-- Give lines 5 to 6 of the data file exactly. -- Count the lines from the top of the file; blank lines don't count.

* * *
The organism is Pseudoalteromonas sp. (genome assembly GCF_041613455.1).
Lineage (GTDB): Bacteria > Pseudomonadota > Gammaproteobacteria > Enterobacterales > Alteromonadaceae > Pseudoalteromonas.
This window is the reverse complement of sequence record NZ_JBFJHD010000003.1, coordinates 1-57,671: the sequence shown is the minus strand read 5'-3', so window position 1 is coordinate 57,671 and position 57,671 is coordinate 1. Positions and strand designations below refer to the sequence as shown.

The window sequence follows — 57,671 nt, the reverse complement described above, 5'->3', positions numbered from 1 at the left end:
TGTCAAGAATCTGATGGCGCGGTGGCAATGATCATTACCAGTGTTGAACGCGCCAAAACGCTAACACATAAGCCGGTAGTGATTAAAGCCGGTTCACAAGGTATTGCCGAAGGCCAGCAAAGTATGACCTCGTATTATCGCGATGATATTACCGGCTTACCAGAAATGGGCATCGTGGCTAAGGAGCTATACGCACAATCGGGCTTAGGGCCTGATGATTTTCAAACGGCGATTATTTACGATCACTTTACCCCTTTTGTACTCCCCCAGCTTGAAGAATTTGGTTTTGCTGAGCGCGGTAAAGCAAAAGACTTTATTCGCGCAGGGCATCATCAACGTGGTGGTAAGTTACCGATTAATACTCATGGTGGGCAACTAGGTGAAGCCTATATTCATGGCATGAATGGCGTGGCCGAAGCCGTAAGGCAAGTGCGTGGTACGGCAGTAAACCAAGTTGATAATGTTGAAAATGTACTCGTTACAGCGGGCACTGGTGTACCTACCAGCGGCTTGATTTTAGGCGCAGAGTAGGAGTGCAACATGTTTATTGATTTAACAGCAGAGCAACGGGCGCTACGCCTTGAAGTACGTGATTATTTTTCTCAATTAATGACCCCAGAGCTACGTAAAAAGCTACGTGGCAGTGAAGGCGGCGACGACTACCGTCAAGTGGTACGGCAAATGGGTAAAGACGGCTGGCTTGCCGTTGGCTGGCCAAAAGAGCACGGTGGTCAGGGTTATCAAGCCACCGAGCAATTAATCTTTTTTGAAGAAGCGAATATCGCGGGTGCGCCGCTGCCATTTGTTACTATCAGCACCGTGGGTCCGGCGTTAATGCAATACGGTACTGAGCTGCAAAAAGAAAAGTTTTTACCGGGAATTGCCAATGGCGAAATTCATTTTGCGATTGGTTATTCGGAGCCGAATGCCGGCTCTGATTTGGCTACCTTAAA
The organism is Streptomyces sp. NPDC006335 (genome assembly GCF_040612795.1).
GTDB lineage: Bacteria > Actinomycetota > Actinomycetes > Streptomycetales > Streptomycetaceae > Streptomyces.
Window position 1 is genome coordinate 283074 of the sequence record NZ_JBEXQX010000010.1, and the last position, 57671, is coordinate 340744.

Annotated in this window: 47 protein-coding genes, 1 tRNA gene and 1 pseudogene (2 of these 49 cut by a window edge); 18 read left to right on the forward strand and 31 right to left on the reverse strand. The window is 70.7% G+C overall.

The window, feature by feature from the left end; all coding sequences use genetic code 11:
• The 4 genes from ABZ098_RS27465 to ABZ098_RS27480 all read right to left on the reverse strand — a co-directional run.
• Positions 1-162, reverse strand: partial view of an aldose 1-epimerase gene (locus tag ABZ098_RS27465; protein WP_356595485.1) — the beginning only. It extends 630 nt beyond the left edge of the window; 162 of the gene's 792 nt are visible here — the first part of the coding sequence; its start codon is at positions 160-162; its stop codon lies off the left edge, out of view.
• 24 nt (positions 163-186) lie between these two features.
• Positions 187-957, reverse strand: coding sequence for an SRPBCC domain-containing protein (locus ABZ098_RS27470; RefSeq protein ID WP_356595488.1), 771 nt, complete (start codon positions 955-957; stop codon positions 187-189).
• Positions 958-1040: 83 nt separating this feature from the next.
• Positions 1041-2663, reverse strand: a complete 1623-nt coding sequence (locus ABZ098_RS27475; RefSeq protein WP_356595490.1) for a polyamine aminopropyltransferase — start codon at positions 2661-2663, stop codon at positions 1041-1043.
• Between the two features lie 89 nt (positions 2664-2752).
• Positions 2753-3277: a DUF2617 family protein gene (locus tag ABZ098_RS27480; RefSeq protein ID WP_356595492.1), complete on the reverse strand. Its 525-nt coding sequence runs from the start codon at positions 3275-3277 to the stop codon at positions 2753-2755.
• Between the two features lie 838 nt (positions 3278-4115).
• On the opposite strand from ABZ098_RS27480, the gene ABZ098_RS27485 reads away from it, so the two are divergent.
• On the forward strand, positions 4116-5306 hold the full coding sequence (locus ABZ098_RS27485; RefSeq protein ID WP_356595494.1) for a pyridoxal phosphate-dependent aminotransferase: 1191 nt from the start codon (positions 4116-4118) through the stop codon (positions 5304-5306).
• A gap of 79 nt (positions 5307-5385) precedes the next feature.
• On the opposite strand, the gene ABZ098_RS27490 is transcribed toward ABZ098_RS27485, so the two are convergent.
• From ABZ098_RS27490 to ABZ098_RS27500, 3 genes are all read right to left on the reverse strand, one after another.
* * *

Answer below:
TGTCAAGAATCTGATGGCGCGGTGGCAATGATCATTACCAGTGTTGAACGCGCCAAAACGCTAACACATAAGCCGGTAGTGATTAAAGCCGGTTCACAAGGTATTGCCGAAGGCCAGCAAAGTATGACCTCGTATTATCGCGATGATATTACCGGCTTACCAGAAATGGGCATCGTGGCTAAGGAGCTATACGCACAATCGGGCTTAGGGCCTGATGATTTTCAAACGGCGATTATTTACGATCACTTTACCCCTTTTGTACTCCCCCAGCTTGAAGAATTTGGTTTTGCTGAGCGCGGTAAAGCAAAAGACTTTATTCGCGCAGGGCATCATCAACGTGGTGGTAAGTTACCGATTAATACTCATGGTGGGCAACTAGGTGAAGCCTATATTCATGGCATGAATGGCGTGGCCGAAGCCGTAAGGCAAGTGCGTGGTACGGCAGTAAACCAAGTTGATAATGTTGAAAATGTACTCGTTACAGCGGGCACTGGTGTACCTACCAGCGGCTTGATTTTAGGCGCAGAGTAGGAGTGCAACATGTTTATTGATTTAACAGCAGAGCAACGGGCGCTACGCCTTGAAGTACGTGATTATTTTTCTCAATTAATGACCCCAGAGCTACGTAAAAAGCTACGTGGCAGTGAAGGCGGCGACGACTACCGTCAAGTGGTACGGCAAATGGGTAAAGACGGCTGGCTTGCCGTTGGCTGGCCAAAAGAGCACGGTGGTCAGGGTTATCAAGCCACCGAGCAATTAATCTTTTTTGAAGAAGCGAATATCGCGGGTGCGCCGCTGCCATTTGTTACTATCAGCACCGTGGGTCCGGCGTTAATGCAATACGGTACTGAGCTGCAAAAAGAAAAGTTTTTACCGGGAATTGCCAATGGCGAAATTCATTTTGCGATTGGTTATTCGGAGCCGAATGCCGGCTCTGATTTGGCTACCTTAAA
The organism is Streptomyces sp. NPDC006335 (genome assembly GCF_040612795.1).